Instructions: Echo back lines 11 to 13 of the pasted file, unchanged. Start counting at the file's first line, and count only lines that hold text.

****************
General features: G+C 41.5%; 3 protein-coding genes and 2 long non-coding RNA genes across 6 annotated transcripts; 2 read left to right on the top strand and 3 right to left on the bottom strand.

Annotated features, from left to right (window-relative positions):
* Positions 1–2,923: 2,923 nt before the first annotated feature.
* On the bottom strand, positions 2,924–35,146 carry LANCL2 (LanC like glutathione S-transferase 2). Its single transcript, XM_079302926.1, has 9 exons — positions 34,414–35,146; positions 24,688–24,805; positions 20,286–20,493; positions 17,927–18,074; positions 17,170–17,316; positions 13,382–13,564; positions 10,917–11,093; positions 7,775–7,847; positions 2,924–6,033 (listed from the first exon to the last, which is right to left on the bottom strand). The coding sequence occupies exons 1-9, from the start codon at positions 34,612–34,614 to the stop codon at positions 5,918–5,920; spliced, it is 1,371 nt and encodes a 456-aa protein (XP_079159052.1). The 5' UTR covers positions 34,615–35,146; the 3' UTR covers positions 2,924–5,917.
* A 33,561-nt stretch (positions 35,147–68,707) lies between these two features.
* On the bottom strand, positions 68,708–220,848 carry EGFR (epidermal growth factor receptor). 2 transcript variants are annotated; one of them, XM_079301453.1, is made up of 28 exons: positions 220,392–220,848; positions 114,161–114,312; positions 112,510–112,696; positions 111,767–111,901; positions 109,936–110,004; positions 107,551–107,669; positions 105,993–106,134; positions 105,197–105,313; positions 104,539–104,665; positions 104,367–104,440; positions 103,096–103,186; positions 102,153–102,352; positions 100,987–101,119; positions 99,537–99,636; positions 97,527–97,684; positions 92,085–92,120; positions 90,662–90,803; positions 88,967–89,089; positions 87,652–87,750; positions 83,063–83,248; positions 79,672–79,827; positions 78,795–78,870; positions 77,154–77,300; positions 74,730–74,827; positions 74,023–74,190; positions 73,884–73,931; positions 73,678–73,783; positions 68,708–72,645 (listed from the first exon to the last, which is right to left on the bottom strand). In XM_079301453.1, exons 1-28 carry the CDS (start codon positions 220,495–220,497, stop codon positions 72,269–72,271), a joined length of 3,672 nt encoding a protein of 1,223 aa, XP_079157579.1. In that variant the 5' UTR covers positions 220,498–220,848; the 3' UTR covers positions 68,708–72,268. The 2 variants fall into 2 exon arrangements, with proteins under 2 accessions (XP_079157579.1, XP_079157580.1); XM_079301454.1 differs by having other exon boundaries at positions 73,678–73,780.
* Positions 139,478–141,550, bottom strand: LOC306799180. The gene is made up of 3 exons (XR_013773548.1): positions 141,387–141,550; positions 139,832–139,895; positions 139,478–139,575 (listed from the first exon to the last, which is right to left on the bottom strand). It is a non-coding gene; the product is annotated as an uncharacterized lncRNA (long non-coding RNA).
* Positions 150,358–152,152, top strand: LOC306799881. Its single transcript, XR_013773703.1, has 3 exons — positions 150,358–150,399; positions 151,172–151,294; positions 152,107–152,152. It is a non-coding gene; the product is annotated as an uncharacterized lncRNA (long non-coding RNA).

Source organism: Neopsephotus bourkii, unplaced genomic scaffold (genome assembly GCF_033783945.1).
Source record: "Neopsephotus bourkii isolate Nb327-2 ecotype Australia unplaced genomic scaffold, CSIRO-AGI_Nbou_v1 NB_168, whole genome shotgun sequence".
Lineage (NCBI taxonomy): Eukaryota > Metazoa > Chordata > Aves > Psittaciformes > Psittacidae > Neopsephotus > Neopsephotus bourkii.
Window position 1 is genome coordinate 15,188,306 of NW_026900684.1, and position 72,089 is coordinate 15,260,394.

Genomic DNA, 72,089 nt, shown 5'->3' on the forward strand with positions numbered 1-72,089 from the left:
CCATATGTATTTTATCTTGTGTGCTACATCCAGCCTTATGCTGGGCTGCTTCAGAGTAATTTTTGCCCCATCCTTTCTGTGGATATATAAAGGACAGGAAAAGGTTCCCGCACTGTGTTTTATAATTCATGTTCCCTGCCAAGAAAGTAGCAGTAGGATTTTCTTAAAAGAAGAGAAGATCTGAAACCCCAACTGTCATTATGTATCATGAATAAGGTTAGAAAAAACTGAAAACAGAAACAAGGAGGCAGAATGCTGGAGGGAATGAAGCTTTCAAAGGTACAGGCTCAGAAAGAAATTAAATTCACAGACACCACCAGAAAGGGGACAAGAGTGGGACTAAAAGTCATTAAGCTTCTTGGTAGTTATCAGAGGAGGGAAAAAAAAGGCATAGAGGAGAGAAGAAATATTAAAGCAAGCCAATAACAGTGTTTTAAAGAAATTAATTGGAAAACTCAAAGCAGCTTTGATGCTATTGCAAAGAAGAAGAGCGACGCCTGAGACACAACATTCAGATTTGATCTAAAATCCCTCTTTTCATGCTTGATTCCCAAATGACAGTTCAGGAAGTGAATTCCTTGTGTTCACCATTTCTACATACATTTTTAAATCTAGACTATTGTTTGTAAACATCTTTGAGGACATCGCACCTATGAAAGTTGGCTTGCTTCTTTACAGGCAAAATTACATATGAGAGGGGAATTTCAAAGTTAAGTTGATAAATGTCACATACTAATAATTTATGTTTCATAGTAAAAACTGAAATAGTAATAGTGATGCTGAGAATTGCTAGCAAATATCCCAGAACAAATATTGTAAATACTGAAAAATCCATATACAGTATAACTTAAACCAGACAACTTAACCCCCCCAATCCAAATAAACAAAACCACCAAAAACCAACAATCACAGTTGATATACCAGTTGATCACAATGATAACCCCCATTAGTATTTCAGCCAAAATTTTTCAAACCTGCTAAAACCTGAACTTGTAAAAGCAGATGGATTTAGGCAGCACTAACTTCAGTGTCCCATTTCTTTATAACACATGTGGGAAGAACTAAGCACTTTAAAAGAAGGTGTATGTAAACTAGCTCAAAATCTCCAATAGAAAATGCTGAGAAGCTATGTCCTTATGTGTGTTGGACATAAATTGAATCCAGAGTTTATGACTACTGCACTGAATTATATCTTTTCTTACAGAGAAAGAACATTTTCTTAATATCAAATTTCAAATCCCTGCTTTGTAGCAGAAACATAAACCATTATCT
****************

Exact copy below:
Lineage (NCBI taxonomy): Eukaryota > Metazoa > Chordata > Aves > Psittaciformes > Psittacidae > Neopsephotus > Neopsephotus bourkii.
Window position 1 is genome coordinate 15,188,306 of NW_026900684.1, and position 72,089 is coordinate 15,260,394.

Genomic DNA, 72,089 nt, shown 5'->3' on the forward strand with positions numbered 1-72,089 from the left: